On-page SEO is the practice of adjusting and optimizing individual pages of your website in order to rank higher on Search Engines.
Historically, on-page optimization largely relied upon keyword placement. Placing those keywords within your content’s body and metadata would easily rank your page. But in 2019, this is not the case anymore.
Let’s take a look at some current factors that have the biggest impact on your page ranking ability.
An important thing to remember is that quality trumps quantity.
Try not to overstuff it with keywords as it will seem out of place and unnatural to your readers.
Instead, aim to write content that provides lots of value and offers actionable advice.
A high-quality website:
- Demonstrates world-class expertise in its content (backed with sources where necessary)
- Empowers your audience with the knowledge that they need
- Tells a story through an experience
Be consistent and update your website with new and relevant information to keep up with your readers’ expectations. One good article isn’t enough to keep them on your site.
Previously we went over the basics of keyword research. Use this knowledge to power ideas behind your content.
While there is no definite guide on the recommended keyword density, the SEO community says that one keyword per every 200 words is optimal.
But know that focusing only on the quality of your content won’t be enough to rank on the first page of Google’s search results. How often do you consider your visitor’s perspective?
Since Google cares about the best user experience, providing that will help you rank higher.
User experience (UX) is dependant on many elements that all work together. Primarily, user experience is optimized by:
1) Adding multiple headings
Creating many headings is a powerful tool when it comes to your site’s navigation. Not only do they help search engines to understand the contents of your site, but they also assist your site’s readers. Use tags (H1, H2, H3, etc.) to show the logical hierarchy of the contents of your website.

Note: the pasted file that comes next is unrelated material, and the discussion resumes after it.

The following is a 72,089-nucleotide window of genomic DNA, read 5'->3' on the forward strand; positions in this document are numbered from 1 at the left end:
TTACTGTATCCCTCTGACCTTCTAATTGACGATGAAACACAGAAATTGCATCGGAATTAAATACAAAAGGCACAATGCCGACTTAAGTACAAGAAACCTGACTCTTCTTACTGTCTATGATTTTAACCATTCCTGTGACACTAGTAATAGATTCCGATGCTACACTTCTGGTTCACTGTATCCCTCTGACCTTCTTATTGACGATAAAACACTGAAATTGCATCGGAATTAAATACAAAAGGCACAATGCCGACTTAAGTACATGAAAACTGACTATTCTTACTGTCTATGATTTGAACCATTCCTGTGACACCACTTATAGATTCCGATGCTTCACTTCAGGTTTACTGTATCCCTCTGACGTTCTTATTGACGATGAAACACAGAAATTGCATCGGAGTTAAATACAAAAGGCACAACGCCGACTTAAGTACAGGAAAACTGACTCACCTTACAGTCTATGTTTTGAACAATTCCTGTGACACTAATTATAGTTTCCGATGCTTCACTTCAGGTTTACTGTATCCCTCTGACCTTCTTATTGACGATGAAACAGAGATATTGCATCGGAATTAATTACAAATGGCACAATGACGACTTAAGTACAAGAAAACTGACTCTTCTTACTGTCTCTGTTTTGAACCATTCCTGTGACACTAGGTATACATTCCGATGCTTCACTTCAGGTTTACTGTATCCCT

2) Making a page easy to navigate
Create easy navigation with an intuitive menu, categories, accurate titles, and clickable links. Nobody wants to waste time trying to understand your website.
3) Including accurate meta title and description
Another important feature for your site’s UX is the meta title and meta description.
Both of these parts of HTML code provide readers and search engines with an insight into the contents of a page.
The meta title summarizes your content by including relevant keywords and phrases. Think about an attractive meta title that will describe the contents of your page accurately. After all, that will be the clickable headline for a given result.
Below the meta title, a meta description will be displayed. Include a brief summary (up to 160 characters) of your pages’ content to give people a good idea about the value you’re about to give them.
Your meta description has a great impact on your click-through rates since it gives readers the first impression of your page’s content.
4) Optimizing the site’s speed
Once people have decided to click on your site, it is important that your loading speed is optimized. Google’s algorithms “reward” websites that load slowly with Google penalties. And, trust me, you don’t want those anywhere near you.
5) Making sure users have a positive mobile experience
Mobile readers will also appreciate your site’s look, feel, navigation, text and images. Make sure that your site is easily accessible and enjoyable for them as well.
Another important part of on-site SEO is ensuring that your permalink contains your focus keyword.
Google considers permalinks to be a ranking factor. Matt Cutts (the former head of search quality at Google) revealed that permalinks that contain more than five words might get you less credit in rankings.